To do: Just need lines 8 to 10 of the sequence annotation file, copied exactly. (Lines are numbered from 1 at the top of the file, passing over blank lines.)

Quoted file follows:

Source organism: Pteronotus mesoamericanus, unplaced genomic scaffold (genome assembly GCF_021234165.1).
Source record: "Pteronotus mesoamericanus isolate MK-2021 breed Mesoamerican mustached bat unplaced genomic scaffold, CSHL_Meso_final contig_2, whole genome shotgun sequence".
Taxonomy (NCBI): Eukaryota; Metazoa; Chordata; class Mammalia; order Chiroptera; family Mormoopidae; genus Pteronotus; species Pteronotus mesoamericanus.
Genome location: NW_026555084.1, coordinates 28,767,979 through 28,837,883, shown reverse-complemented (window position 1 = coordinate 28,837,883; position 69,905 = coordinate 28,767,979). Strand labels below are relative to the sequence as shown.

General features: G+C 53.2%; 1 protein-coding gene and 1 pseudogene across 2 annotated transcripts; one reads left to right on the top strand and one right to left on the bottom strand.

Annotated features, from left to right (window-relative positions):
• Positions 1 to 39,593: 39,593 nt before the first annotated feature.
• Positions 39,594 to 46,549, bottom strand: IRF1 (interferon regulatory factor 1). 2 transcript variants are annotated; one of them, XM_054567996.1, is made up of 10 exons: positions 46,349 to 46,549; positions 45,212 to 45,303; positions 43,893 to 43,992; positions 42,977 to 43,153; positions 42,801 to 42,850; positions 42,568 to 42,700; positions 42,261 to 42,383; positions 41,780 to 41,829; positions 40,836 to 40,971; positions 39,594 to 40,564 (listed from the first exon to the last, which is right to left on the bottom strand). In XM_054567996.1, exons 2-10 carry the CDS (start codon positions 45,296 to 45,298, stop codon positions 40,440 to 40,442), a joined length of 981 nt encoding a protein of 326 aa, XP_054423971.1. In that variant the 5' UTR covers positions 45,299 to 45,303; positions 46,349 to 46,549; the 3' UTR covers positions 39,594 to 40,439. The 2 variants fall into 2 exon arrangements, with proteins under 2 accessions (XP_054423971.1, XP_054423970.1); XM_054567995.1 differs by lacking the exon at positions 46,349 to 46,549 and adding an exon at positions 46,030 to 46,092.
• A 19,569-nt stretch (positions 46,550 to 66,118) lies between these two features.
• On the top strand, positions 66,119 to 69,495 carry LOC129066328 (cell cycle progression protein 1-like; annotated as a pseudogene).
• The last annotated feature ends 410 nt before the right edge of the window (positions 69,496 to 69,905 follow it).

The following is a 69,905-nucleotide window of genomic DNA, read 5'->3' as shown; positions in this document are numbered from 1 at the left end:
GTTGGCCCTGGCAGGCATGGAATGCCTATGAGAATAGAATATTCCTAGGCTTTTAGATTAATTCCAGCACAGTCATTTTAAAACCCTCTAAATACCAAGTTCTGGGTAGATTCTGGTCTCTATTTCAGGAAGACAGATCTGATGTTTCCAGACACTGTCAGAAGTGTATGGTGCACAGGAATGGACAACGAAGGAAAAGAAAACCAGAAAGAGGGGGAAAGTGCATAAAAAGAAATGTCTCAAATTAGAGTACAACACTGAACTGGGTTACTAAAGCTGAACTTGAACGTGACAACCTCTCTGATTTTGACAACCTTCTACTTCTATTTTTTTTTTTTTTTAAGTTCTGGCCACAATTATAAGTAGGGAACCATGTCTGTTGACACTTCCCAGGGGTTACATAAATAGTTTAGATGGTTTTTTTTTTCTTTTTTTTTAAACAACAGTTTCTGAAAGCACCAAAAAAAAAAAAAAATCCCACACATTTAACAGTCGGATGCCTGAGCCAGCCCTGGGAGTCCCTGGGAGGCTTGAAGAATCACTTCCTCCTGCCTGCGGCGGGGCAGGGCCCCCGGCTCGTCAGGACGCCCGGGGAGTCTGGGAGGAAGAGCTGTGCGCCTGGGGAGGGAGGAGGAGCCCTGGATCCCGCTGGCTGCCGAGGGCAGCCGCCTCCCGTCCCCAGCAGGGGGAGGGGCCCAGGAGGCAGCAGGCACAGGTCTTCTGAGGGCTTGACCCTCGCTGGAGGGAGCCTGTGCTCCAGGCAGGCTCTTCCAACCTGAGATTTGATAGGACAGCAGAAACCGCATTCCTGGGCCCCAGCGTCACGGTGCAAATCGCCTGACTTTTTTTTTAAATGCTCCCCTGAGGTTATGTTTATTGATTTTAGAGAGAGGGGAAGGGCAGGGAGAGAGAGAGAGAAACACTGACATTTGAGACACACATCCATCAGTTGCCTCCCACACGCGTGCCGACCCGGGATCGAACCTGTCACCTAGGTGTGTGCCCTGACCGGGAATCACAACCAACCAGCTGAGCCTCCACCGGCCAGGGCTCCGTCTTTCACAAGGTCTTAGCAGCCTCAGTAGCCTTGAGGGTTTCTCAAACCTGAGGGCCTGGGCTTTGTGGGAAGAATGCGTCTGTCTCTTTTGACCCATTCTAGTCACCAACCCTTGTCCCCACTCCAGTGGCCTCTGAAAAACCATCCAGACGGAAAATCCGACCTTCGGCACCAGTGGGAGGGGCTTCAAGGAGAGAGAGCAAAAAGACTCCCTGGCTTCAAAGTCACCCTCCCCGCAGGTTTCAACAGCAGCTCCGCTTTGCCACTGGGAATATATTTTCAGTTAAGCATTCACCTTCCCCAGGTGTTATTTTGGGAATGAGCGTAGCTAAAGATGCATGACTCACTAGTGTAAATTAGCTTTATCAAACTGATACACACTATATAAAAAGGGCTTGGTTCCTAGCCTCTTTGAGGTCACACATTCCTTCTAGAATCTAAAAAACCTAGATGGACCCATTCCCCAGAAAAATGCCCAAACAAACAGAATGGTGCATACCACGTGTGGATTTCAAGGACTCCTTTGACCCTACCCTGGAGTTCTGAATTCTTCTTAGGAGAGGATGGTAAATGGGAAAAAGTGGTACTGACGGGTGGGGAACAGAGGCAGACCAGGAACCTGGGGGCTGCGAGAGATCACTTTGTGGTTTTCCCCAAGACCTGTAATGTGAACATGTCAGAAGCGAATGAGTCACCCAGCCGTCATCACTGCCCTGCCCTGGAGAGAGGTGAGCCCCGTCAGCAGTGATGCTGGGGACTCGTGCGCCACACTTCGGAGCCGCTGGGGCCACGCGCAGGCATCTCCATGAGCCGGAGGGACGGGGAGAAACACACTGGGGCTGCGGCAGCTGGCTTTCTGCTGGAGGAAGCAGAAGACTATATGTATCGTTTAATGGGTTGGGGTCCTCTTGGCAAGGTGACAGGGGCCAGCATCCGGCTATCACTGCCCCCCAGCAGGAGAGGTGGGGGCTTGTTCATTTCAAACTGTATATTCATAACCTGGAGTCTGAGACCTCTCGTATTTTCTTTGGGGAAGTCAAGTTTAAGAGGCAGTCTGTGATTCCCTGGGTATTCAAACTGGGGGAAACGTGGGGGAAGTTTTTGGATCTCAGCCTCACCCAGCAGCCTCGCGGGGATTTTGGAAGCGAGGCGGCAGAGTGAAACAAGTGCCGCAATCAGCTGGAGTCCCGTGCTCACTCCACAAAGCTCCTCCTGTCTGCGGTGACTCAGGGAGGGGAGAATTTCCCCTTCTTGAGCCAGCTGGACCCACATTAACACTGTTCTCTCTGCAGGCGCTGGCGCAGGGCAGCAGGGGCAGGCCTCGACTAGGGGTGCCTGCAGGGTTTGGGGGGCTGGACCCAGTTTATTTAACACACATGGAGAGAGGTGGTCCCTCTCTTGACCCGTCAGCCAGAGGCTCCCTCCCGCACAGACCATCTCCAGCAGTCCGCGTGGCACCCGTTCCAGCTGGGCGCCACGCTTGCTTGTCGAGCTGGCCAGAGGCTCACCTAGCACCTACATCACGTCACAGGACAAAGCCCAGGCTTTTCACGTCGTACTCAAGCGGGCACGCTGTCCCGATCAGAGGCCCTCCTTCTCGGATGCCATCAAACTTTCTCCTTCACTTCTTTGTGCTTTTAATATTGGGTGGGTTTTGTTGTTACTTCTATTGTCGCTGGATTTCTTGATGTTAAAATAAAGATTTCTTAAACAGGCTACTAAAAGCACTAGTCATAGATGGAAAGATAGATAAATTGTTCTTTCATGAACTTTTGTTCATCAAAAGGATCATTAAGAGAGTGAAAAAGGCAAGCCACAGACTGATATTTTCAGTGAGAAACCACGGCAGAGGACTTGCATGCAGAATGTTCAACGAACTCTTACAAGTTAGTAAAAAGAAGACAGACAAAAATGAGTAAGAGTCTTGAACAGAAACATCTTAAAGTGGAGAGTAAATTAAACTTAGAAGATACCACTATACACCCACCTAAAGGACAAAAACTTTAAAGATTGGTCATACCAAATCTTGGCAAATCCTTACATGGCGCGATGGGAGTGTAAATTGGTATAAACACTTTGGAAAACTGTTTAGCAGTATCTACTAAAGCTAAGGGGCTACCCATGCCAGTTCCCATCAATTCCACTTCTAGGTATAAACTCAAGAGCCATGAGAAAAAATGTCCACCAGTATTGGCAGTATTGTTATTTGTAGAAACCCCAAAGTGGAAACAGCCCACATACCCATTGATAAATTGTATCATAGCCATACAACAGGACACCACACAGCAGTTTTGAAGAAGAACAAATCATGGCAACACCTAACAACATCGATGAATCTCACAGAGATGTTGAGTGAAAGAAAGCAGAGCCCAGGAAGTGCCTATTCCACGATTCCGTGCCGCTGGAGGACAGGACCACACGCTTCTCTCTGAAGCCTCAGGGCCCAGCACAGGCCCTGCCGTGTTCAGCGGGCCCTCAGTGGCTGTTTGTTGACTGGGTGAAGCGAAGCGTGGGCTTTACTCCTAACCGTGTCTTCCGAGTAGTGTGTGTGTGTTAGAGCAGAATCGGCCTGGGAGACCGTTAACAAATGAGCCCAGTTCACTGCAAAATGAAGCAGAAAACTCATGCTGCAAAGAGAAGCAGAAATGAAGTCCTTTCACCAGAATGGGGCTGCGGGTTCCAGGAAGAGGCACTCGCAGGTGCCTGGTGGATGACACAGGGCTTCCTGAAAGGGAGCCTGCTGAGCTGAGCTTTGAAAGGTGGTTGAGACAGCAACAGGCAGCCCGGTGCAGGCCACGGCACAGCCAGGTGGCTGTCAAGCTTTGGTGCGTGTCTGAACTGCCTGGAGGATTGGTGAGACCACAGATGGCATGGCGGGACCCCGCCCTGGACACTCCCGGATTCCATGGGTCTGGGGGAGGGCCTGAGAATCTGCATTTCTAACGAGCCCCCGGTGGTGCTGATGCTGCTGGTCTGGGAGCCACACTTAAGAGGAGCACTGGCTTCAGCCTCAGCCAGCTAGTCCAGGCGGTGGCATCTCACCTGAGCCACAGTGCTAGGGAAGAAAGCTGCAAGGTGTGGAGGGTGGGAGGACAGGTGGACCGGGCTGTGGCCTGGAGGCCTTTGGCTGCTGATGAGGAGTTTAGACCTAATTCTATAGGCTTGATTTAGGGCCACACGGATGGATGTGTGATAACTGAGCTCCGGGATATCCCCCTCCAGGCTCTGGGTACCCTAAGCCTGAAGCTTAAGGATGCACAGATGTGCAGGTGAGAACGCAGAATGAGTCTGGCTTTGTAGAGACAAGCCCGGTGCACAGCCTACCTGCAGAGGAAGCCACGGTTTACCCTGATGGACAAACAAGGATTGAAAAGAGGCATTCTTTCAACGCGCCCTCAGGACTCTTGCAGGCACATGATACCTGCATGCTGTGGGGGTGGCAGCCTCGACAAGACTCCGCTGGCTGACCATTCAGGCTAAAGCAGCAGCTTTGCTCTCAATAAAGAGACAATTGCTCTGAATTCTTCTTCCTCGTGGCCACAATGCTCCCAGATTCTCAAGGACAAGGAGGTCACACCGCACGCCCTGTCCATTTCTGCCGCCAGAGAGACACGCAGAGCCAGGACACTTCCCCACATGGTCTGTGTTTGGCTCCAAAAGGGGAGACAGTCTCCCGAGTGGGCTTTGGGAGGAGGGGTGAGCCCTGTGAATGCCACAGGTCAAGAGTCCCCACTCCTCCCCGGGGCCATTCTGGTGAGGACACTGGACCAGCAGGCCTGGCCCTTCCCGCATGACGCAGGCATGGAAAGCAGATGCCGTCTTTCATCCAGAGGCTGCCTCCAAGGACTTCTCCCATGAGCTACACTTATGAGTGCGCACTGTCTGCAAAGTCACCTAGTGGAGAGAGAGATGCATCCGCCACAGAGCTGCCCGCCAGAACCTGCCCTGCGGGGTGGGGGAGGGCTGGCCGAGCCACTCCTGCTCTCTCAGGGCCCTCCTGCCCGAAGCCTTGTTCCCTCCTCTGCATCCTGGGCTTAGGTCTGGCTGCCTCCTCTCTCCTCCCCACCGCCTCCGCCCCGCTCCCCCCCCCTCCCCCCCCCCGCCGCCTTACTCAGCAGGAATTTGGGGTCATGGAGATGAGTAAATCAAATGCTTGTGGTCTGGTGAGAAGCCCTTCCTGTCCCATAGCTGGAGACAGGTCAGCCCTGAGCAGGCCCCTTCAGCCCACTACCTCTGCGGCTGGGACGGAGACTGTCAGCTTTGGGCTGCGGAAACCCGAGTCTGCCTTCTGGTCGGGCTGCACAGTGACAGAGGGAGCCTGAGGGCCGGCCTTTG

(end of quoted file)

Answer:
• Positions 39,594 to 46,549, bottom strand: IRF1 (interferon regulatory factor 1). 2 transcript variants are annotated; one of them, XM_054567996.1, is made up of 10 exons: positions 46,349 to 46,549; positions 45,212 to 45,303; positions 43,893 to 43,992; positions 42,977 to 43,153; positions 42,801 to 42,850; positions 42,568 to 42,700; positions 42,261 to 42,383; positions 41,780 to 41,829; positions 40,836 to 40,971; positions 39,594 to 40,564 (listed from the first exon to the last, which is right to left on the bottom strand). In XM_054567996.1, exons 2-10 carry the CDS (start codon positions 45,296 to 45,298, stop codon positions 40,440 to 40,442), a joined length of 981 nt encoding a protein of 326 aa, XP_054423971.1. In that variant the 5' UTR covers positions 45,299 to 45,303; positions 46,349 to 46,549; the 3' UTR covers positions 39,594 to 40,439. The 2 variants fall into 2 exon arrangements, with proteins under 2 accessions (XP_054423971.1, XP_054423970.1); XM_054567995.1 differs by lacking the exon at positions 46,349 to 46,549 and adding an exon at positions 46,030 to 46,092.
• A 19,569-nt stretch (positions 46,550 to 66,118) lies between these two features.
• On the top strand, positions 66,119 to 69,495 carry LOC129066328 (cell cycle progression protein 1-like; annotated as a pseudogene).